Anyone who has planned a cruise vacation, or any vacation for that matter, knows that there is a whole lot more to it that there might appear to be. Booking the cruise is just one part. Packing, getting to the ship, a budget for what to spend and being sure everyone going has the right documentation are just some of the concerns that the person in charge has to be concerned with. The larger the group, it seems, the more there is to do. Having the right person in charge can make or break the whole experience.
Before taking on the position of “leader” of your group, be it just you and one other person or 100 of your closest friends, there are some critical qualities you need to have.
- Good leaders know themselves, their schedule and their limitations- Unless you are making planning travel your job (like I did), you probably have other responsibilities so prioritizing your life all of the sudden becomes important.
- Good leaders are not power-hungry monsters– In line with #1, a good leader will not hesitate to delegate responsibility for some part or parts of the whole process to a capable group member. Like take the standard line item in any cruise plan “Getting to the pier”. There are a number of ways to do it but having the plan made, if not paid for, in advance is critical. We don’t want Lazy Susan on this.
- Good leaders are committed to having the best experience- Price is one thing and a big thing at that, but just one part of the whole equation. Bad Leaders focus too much on the rock-bottom low price with no regard for anything else. They want bragging rights. Good Leaders consider, hunt for and find the best value which may not be the lowest price. Example: Cheap Carla got the cruise for $800 per person from her nameless Internet Cruise Broker. Smart Susan got it for $825 but it includes better accommodations, bonus amenities and the beginnings of a long-term business relationship with a travel agent who will do her good in the future when she wants to book again.
- Good leaders know they don’t know everything and are not afraid to ask questions– There is a dangerous place that travelers who have previously cruised go for a while. It’s the “I have cruised therefore I know” syndrome that blinds otherwise good, sound decision-makers and turns them into know-it-all monsters. The best line I ever heard about this malady was from a 25+ years in the business travel agent who told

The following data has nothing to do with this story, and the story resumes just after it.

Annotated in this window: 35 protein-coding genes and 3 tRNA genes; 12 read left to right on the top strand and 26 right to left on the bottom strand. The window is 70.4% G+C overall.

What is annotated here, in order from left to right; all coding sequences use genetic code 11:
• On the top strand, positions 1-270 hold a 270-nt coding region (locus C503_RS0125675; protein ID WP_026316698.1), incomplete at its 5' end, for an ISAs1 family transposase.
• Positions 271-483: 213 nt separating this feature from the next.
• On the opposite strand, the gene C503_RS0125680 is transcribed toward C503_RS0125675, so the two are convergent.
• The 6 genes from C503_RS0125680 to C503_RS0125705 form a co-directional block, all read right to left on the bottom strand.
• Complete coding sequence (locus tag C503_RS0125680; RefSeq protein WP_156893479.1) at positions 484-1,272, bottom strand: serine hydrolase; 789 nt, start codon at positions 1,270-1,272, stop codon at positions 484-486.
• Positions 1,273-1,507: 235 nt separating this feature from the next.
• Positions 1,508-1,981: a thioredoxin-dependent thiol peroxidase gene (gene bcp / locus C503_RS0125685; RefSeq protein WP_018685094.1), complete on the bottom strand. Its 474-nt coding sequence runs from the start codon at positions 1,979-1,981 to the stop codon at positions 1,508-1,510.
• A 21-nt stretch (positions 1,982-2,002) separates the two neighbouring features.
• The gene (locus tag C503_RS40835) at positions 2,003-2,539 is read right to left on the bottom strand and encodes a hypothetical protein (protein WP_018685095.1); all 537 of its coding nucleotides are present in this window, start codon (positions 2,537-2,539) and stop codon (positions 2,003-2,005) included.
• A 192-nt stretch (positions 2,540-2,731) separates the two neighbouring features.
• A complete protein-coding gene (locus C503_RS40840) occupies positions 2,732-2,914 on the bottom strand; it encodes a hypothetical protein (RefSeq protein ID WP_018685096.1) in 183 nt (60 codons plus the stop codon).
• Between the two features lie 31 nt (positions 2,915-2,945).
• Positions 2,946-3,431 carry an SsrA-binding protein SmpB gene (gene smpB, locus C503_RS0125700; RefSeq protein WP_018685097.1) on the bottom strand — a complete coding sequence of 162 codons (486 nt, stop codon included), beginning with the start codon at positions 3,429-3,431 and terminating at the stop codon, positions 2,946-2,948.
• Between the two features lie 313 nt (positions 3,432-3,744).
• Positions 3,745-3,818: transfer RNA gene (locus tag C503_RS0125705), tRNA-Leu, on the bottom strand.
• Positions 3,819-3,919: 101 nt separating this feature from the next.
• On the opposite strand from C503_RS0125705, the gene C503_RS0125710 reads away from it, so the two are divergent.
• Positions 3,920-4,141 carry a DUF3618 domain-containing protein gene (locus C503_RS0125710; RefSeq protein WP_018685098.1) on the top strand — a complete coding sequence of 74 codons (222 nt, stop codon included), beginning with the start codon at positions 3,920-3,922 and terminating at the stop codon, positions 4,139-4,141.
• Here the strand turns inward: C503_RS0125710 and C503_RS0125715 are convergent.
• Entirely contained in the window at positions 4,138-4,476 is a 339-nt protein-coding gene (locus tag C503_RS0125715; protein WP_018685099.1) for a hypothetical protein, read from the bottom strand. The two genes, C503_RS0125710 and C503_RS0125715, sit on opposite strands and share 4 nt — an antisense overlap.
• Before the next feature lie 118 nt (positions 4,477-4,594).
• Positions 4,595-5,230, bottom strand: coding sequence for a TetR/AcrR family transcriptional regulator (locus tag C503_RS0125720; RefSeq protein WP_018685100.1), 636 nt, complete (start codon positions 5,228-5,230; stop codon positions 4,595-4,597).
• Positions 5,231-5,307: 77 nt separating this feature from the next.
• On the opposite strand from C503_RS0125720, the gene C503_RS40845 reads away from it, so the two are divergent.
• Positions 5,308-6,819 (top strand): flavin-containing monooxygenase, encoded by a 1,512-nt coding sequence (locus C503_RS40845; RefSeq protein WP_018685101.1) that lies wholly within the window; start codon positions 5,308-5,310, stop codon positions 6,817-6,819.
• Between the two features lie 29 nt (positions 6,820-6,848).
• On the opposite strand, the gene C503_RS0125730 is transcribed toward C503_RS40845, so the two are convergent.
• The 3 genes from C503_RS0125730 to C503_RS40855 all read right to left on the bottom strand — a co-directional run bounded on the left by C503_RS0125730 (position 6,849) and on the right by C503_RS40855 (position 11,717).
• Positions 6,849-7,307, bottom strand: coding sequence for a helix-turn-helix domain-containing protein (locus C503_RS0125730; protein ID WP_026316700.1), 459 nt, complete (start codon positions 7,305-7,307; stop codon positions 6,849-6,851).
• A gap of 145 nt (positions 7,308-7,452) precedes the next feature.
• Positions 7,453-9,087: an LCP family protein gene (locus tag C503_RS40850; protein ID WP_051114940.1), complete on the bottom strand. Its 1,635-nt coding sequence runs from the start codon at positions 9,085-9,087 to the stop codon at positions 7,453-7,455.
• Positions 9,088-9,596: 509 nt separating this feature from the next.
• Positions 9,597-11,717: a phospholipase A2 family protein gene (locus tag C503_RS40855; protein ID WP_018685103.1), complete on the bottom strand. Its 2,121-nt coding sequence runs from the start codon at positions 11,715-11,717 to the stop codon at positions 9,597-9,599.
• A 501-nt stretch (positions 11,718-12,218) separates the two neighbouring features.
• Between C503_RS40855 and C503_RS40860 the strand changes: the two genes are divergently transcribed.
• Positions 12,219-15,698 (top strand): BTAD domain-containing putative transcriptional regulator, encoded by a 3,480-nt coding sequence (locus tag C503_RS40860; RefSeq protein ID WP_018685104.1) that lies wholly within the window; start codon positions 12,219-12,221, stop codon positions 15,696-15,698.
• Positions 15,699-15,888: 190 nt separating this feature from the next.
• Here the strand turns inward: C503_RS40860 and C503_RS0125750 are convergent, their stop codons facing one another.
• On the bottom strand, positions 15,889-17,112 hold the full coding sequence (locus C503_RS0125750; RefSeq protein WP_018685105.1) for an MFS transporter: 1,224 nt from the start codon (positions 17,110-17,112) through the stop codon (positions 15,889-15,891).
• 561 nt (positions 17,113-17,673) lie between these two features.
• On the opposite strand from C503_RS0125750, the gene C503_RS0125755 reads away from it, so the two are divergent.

- Good leaders are open to change, know everything won’t go exactly as planned– Major components of a cruise vacation are pretty standard from line to line and don’t vary all that much from sailing to sailing. Still, this is travel, not using the remote control, and things don’t always go as planned. Itineraries get changed, there are lines where one might not anticipate lines should be and not everyone is going to like which side of the ship is facing the dock.
- Good leaders are not afraid to tell group members when they are wrong– It is often hard when someone who normally takes orders from someone else is all of the sudden in charge. This is usually one of the first encounters a group leader has, when one of the members has a “better idea” that they pulled out of thin air after the group leader spent three days on the phone working out some odd little detail.
- Good leaders are organized- If you can’t balance your checkbook, this is not the job for you. If you are the person in your home who pays the bills (and does a good job of it), you might be a good leader.
- Good leaders can communicate– but there is a difference between “can communicate” and are “willing to communicate to everyone even if you hate their guts otherwise” because the later is just as critical as the former. Everyone needs to know, for example, that they need a visa to board the ship in StrangePlaceistan or they will be denied boarding with no refund and have to find their own way home, at their expense. Not just your friends.
- Good leaders are popular and liked by group members– Nobody wants the person everyone talks about behind their backs planning their fabulous cruise vacation. There will be serious doubts as to their ability no matter how good it is.
- Good leaders read this whole list– because they are detail-oriented and comfortable with things like spreadsheets, email communications and lists. People that scan things for what they find interesting are the same people that think the cruise is going to be $499 and fail to add in the port charges and taxes when considering pricing information.
Not all group leaders are going to hit all these ten qualities. Some do but most don’t. It’s more important to have more of these qualities with a larger group than it is with just one or two people to be sure. Its also important to have more of these qualities when dealing with group members you are not related to as relatives are often more forgiving of the mistakes you will make than strangers are.
One last, critical part of the process is seeking the guidance of a travel professional somewhere along the line. By all rights, if you use that travel professional, pick their brains for information and book a cruise, it should be done through them. It is totally unfair and you will surely have bad things happen on your cruise vacation if you use a travel professional, gain all the knowledge they freely give you, then book online with some cruise broker just to save a little cash.
- That travel professional does not cost you anything.
- You are not “eliminating the middleman” to save money by booking online.
- In the long run, having a travel professional in your back pocket will reap you and the group huge rewards
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